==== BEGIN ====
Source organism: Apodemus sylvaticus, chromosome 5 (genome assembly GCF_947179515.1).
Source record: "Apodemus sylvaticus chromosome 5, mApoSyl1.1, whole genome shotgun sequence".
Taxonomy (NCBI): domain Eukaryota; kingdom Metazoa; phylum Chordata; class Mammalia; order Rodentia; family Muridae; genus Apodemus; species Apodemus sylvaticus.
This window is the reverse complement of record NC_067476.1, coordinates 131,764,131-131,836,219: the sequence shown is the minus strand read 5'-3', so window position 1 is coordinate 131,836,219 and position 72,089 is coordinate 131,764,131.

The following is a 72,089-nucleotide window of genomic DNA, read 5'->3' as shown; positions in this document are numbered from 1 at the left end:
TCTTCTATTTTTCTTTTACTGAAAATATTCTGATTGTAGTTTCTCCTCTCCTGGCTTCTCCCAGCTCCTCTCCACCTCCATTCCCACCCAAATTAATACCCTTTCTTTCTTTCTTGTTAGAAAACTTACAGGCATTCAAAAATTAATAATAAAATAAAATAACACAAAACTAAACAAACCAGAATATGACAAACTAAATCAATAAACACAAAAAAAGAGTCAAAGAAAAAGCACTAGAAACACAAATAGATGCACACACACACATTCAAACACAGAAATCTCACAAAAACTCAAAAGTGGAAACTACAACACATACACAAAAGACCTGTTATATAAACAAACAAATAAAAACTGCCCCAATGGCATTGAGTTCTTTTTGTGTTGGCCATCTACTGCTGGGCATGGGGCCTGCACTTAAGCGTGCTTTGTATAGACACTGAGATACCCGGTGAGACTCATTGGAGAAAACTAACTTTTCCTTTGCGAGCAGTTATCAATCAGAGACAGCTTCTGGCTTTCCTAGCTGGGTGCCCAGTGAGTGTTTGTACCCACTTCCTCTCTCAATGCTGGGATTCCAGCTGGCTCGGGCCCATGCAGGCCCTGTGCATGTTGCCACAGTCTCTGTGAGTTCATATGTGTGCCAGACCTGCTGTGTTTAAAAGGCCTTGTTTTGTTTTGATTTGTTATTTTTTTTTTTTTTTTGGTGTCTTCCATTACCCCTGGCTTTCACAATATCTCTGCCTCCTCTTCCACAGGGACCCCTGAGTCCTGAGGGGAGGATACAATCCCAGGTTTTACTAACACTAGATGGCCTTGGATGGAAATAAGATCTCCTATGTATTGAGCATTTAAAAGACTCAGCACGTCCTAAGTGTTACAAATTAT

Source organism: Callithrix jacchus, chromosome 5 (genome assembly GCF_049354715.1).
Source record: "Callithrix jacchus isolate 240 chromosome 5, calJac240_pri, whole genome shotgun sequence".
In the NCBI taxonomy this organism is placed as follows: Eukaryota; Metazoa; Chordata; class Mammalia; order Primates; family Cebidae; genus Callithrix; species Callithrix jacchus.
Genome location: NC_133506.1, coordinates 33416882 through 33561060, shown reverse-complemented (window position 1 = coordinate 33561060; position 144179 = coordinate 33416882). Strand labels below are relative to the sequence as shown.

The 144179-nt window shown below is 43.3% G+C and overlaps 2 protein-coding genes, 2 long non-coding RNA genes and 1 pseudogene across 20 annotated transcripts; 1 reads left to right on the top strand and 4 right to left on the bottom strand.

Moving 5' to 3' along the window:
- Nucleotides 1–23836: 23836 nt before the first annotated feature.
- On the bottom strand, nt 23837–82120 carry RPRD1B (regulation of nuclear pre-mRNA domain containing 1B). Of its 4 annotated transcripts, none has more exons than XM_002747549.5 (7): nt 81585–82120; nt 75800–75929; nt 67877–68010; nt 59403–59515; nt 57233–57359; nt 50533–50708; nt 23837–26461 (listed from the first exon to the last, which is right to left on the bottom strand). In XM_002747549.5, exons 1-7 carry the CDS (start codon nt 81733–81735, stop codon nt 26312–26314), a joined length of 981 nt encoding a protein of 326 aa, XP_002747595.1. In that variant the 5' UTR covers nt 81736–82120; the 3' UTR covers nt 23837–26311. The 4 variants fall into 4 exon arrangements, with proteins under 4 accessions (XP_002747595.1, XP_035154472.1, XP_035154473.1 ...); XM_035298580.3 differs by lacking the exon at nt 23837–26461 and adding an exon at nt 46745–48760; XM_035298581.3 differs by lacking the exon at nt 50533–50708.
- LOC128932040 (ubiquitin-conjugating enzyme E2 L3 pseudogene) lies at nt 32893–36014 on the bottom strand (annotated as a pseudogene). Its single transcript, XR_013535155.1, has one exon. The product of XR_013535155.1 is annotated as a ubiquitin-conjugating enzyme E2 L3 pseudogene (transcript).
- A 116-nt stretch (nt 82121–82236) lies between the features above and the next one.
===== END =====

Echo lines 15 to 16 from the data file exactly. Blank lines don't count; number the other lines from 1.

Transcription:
- LOC128932040 (ubiquitin-conjugating enzyme E2 L3 pseudogene) lies at nt 32893–36014 on the bottom strand (annotated as a pseudogene). Its single transcript, XR_013535155.1, has one exon. The product of XR_013535155.1 is annotated as a ubiquitin-conjugating enzyme E2 L3 pseudogene (transcript).
- A 116-nt stretch (nt 82121–82236) lies between the features above and the next one.